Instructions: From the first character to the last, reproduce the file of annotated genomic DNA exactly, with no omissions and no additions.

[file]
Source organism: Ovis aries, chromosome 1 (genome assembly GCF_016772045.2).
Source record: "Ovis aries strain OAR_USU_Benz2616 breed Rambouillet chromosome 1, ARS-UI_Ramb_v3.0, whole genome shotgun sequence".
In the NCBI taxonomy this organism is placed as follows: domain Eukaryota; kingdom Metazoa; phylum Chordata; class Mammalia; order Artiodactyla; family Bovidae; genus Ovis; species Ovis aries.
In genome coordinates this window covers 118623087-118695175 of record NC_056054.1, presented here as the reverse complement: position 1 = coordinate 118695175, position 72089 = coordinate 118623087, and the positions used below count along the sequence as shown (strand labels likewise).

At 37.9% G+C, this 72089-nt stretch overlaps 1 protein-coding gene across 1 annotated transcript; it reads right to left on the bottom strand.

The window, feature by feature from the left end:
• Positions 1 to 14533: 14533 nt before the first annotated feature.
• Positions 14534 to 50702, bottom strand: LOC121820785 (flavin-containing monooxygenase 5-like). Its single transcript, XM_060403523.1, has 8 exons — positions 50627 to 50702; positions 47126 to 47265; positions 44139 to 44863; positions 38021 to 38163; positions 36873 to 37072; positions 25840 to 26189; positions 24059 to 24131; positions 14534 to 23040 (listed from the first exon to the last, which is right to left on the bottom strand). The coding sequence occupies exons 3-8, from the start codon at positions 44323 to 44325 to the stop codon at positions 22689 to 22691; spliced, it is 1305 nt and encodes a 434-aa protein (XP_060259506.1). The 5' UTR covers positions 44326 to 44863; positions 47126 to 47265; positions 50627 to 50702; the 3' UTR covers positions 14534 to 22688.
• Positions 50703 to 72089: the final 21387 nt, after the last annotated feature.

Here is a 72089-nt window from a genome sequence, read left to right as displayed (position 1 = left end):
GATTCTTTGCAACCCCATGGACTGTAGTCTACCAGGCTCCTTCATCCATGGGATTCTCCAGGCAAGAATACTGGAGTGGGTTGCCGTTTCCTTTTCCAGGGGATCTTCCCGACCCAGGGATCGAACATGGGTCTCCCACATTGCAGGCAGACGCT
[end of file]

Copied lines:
Source organism: Ovis aries, chromosome 1 (genome assembly GCF_016772045.2).
Source record: "Ovis aries strain OAR_USU_Benz2616 breed Rambouillet chromosome 1, ARS-UI_Ramb_v3.0, whole genome shotgun sequence".
In the NCBI taxonomy this organism is placed as follows: domain Eukaryota; kingdom Metazoa; phylum Chordata; class Mammalia; order Artiodactyla; family Bovidae; genus Ovis; species Ovis aries.
In genome coordinates this window covers 118623087-118695175 of record NC_056054.1, presented here as the reverse complement: position 1 = coordinate 118695175, position 72089 = coordinate 118623087, and the positions used below count along the sequence as shown (strand labels likewise).

At 37.9% G+C, this 72089-nt stretch overlaps 1 protein-coding gene across 1 annotated transcript; it reads right to left on the bottom strand.

The window, feature by feature from the left end:
• Positions 1 to 14533: 14533 nt before the first annotated feature.
• Positions 14534 to 50702, bottom strand: LOC121820785 (flavin-containing monooxygenase 5-like). Its single transcript, XM_060403523.1, has 8 exons — positions 50627 to 50702; positions 47126 to 47265; positions 44139 to 44863; positions 38021 to 38163; positions 36873 to 37072; positions 25840 to 26189; positions 24059 to 24131; positions 14534 to 23040 (listed from the first exon to the last, which is right to left on the bottom strand). The coding sequence occupies exons 3-8, from the start codon at positions 44323 to 44325 to the stop codon at positions 22689 to 22691; spliced, it is 1305 nt and encodes a 434-aa protein (XP_060259506.1). The 5' UTR covers positions 44326 to 44863; positions 47126 to 47265; positions 50627 to 50702; the 3' UTR covers positions 14534 to 22688.
• Positions 50703 to 72089: the final 21387 nt, after the last annotated feature.

Here is a 72089-nt window from a genome sequence, read left to right as displayed (position 1 = left end):
GATTCTTTGCAACCCCATGGACTGTAGTCTACCAGGCTCCTTCATCCATGGGATTCTCCAGGCAAGAATACTGGAGTGGGTTGCCGTTTCCTTTTCCAGGGGATCTTCCCGACCCAGGGATCGAACATGGGTCTCCCACATTGCAGGCAGACGCT